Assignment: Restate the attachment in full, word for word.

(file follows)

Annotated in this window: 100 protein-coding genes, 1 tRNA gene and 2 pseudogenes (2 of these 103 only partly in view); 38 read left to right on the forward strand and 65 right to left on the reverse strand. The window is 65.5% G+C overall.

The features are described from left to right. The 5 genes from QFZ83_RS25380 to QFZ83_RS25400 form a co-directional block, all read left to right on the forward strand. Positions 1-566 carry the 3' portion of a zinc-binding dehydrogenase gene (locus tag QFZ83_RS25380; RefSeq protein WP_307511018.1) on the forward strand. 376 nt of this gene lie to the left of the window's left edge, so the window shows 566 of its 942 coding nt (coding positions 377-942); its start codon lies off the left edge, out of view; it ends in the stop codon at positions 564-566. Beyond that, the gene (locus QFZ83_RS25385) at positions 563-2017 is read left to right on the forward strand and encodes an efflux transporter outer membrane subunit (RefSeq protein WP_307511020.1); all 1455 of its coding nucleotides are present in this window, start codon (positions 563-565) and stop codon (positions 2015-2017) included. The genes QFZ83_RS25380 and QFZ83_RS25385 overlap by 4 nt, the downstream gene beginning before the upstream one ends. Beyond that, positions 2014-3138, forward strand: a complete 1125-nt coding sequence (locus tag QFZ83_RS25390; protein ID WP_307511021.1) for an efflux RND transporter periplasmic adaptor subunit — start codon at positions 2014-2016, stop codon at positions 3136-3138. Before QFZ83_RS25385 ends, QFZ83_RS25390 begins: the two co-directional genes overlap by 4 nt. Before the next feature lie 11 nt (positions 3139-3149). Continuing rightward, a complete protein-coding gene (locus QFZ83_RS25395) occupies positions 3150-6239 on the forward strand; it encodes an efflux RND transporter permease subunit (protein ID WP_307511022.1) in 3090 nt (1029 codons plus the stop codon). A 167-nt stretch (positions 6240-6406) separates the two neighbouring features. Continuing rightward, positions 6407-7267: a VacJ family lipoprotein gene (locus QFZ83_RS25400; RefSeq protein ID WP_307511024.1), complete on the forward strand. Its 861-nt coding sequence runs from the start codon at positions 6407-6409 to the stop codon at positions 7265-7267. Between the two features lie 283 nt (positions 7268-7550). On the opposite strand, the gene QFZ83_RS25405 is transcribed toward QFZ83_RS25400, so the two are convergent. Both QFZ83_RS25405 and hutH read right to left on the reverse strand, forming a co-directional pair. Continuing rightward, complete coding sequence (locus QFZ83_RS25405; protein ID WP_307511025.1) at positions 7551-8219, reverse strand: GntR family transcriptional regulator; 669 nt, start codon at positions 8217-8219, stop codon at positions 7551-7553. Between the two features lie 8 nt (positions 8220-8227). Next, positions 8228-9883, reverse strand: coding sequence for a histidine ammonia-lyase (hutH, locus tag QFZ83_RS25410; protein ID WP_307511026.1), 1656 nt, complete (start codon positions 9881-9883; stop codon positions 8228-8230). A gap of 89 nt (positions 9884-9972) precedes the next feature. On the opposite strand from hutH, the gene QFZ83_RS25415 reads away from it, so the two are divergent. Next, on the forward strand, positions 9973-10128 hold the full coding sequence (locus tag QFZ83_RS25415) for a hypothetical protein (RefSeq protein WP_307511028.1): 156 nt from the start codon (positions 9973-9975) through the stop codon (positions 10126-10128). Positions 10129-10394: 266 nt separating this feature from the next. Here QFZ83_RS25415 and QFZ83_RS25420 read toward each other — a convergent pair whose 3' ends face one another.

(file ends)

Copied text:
Annotated in this window: 100 protein-coding genes, 1 tRNA gene and 2 pseudogenes (2 of these 103 only partly in view); 38 read left to right on the forward strand and 65 right to left on the reverse strand. The window is 65.5% G+C overall.

The features are described from left to right. The 5 genes from QFZ83_RS25380 to QFZ83_RS25400 form a co-directional block, all read left to right on the forward strand. Positions 1-566 carry the 3' portion of a zinc-binding dehydrogenase gene (locus tag QFZ83_RS25380; RefSeq protein WP_307511018.1) on the forward strand. 376 nt of this gene lie to the left of the window's left edge, so the window shows 566 of its 942 coding nt (coding positions 377-942); its start codon lies off the left edge, out of view; it ends in the stop codon at positions 564-566. Beyond that, the gene (locus QFZ83_RS25385) at positions 563-2017 is read left to right on the forward strand and encodes an efflux transporter outer membrane subunit (RefSeq protein WP_307511020.1); all 1455 of its coding nucleotides are present in this window, start codon (positions 563-565) and stop codon (positions 2015-2017) included. The genes QFZ83_RS25380 and QFZ83_RS25385 overlap by 4 nt, the downstream gene beginning before the upstream one ends. Beyond that, positions 2014-3138, forward strand: a complete 1125-nt coding sequence (locus tag QFZ83_RS25390; protein ID WP_307511021.1) for an efflux RND transporter periplasmic adaptor subunit — start codon at positions 2014-2016, stop codon at positions 3136-3138. Before QFZ83_RS25385 ends, QFZ83_RS25390 begins: the two co-directional genes overlap by 4 nt. Before the next feature lie 11 nt (positions 3139-3149). Continuing rightward, a complete protein-coding gene (locus QFZ83_RS25395) occupies positions 3150-6239 on the forward strand; it encodes an efflux RND transporter permease subunit (protein ID WP_307511022.1) in 3090 nt (1029 codons plus the stop codon). A 167-nt stretch (positions 6240-6406) separates the two neighbouring features. Continuing rightward, positions 6407-7267: a VacJ family lipoprotein gene (locus QFZ83_RS25400; RefSeq protein ID WP_307511024.1), complete on the forward strand. Its 861-nt coding sequence runs from the start codon at positions 6407-6409 to the stop codon at positions 7265-7267. Between the two features lie 283 nt (positions 7268-7550). On the opposite strand, the gene QFZ83_RS25405 is transcribed toward QFZ83_RS25400, so the two are convergent. Both QFZ83_RS25405 and hutH read right to left on the reverse strand, forming a co-directional pair. Continuing rightward, complete coding sequence (locus QFZ83_RS25405; protein ID WP_307511025.1) at positions 7551-8219, reverse strand: GntR family transcriptional regulator; 669 nt, start codon at positions 8217-8219, stop codon at positions 7551-7553. Between the two features lie 8 nt (positions 8220-8227). Next, positions 8228-9883, reverse strand: coding sequence for a histidine ammonia-lyase (hutH, locus tag QFZ83_RS25410; protein ID WP_307511026.1), 1656 nt, complete (start codon positions 9881-9883; stop codon positions 8228-8230). A gap of 89 nt (positions 9884-9972) precedes the next feature. On the opposite strand from hutH, the gene QFZ83_RS25415 reads away from it, so the two are divergent. Next, on the forward strand, positions 9973-10128 hold the full coding sequence (locus tag QFZ83_RS25415) for a hypothetical protein (RefSeq protein WP_307511028.1): 156 nt from the start codon (positions 9973-9975) through the stop codon (positions 10126-10128). Positions 10129-10394: 266 nt separating this feature from the next. Here QFZ83_RS25415 and QFZ83_RS25420 read toward each other — a convergent pair whose 3' ends face one another.